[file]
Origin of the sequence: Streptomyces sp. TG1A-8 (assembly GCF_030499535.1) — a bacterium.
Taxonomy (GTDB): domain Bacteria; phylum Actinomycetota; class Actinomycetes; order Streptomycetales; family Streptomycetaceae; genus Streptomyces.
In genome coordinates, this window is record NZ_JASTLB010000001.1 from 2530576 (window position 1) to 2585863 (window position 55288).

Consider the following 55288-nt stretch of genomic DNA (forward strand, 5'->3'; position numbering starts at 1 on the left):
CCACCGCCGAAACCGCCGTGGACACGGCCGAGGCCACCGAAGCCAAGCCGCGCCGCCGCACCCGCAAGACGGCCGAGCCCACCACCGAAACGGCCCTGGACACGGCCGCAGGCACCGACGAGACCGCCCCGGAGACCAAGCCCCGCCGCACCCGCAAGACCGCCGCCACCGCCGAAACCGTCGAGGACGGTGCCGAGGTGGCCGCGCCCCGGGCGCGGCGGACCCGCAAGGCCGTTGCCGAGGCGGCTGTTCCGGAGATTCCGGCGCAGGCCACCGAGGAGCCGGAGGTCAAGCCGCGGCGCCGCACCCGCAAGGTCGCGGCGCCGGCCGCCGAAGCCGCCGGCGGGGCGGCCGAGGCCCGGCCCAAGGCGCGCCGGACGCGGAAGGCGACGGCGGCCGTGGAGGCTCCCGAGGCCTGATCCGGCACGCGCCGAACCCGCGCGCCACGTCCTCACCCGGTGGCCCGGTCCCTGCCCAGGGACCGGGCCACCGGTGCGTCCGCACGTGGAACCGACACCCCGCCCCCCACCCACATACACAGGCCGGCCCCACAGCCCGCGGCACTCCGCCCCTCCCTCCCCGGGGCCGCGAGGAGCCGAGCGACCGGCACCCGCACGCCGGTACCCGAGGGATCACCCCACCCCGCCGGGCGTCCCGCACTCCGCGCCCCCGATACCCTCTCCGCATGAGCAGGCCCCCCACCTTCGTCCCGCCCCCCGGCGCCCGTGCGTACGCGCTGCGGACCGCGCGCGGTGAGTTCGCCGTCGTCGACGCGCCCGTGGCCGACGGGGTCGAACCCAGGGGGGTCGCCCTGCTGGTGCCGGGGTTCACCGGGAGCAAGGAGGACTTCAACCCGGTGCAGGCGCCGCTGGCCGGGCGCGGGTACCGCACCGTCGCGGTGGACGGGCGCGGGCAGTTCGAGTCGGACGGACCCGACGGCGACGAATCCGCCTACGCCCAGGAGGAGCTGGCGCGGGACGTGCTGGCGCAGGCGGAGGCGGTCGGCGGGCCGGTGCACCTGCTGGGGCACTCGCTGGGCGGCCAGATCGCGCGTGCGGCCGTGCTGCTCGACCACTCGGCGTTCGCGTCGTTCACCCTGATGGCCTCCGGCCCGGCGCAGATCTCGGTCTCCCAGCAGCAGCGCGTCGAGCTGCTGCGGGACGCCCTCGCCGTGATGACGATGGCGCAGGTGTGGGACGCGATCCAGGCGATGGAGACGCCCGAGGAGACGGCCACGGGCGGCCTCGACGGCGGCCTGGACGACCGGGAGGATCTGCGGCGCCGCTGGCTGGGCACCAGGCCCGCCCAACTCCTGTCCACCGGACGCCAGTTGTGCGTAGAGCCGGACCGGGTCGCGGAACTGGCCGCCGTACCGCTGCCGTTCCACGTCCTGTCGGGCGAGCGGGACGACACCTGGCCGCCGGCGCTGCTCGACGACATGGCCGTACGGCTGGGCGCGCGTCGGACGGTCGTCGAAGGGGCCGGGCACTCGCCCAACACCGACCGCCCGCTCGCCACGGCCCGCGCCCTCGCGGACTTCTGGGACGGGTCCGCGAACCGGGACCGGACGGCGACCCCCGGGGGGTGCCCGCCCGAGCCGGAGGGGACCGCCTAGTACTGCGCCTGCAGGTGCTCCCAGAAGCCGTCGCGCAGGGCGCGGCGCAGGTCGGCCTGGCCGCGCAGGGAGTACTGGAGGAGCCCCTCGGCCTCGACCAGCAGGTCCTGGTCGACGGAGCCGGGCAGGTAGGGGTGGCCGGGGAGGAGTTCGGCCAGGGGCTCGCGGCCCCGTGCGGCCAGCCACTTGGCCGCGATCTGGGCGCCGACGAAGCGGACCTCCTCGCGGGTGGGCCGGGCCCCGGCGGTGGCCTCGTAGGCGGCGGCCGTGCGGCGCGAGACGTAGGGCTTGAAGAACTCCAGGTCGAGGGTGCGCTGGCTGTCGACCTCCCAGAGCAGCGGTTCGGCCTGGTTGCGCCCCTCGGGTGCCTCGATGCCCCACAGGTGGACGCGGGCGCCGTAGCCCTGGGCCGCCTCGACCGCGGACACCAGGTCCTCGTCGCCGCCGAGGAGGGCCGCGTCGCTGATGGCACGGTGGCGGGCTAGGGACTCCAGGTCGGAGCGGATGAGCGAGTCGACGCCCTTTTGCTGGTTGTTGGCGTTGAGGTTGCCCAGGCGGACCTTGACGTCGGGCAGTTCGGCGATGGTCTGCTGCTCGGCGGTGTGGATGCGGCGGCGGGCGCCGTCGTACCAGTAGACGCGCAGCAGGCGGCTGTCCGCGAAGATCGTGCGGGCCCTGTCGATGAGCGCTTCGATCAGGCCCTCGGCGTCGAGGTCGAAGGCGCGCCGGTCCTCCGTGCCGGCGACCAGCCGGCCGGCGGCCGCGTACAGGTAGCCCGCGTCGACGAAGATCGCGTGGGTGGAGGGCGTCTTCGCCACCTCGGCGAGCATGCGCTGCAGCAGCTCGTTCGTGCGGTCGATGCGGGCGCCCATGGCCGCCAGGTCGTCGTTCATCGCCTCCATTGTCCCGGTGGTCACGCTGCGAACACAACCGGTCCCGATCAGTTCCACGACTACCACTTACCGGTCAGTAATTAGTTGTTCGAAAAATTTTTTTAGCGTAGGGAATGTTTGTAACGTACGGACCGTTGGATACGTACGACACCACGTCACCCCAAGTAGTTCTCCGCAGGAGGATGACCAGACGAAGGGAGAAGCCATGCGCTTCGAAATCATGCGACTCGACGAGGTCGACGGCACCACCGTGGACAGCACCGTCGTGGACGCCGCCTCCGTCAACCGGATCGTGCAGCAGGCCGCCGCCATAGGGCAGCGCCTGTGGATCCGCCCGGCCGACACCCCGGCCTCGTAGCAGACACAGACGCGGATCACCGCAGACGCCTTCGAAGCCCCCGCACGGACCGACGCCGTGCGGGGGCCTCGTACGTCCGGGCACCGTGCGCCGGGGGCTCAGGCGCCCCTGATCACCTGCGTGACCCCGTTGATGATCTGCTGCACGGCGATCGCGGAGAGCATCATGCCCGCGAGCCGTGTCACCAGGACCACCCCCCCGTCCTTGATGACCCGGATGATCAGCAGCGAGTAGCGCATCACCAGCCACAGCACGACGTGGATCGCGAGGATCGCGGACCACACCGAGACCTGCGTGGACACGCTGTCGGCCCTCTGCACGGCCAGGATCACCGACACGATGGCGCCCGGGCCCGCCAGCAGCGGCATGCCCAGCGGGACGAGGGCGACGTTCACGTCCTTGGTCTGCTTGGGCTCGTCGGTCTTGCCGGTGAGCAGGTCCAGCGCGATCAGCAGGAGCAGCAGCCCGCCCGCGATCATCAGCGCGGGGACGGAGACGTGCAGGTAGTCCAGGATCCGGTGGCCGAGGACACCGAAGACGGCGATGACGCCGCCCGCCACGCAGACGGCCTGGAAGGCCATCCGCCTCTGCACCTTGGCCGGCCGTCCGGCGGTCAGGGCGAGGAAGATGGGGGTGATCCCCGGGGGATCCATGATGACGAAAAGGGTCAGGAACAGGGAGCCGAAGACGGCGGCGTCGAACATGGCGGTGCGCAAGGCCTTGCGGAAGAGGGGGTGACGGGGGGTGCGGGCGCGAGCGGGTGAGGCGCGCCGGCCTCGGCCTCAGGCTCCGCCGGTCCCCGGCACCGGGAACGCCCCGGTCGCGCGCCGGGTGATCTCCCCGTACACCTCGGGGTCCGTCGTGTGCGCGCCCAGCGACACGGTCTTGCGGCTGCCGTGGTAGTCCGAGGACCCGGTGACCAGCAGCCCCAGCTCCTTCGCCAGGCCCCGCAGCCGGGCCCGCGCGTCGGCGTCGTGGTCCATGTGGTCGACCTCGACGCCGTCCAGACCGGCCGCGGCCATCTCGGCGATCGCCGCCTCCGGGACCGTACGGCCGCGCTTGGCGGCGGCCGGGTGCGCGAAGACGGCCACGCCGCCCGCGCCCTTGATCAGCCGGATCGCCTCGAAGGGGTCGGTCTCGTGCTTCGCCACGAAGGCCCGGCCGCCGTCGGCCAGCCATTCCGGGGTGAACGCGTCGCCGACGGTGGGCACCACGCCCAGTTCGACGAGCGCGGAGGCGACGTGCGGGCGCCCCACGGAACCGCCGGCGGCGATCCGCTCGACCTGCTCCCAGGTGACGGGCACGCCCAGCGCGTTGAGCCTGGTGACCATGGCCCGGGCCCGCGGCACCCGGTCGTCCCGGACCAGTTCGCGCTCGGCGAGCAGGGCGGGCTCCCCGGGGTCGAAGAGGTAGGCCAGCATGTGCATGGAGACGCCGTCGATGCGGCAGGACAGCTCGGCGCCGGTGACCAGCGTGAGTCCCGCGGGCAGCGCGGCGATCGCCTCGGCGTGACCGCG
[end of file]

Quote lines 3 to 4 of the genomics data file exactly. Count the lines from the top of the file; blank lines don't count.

In genome coordinates, this window is record NZ_JASTLB010000001.1 from 2530576 (window position 1) to 2585863 (window position 55288).

Consider the following 55288-nt stretch of genomic DNA (forward strand, 5'->3'; position numbering starts at 1 on the left):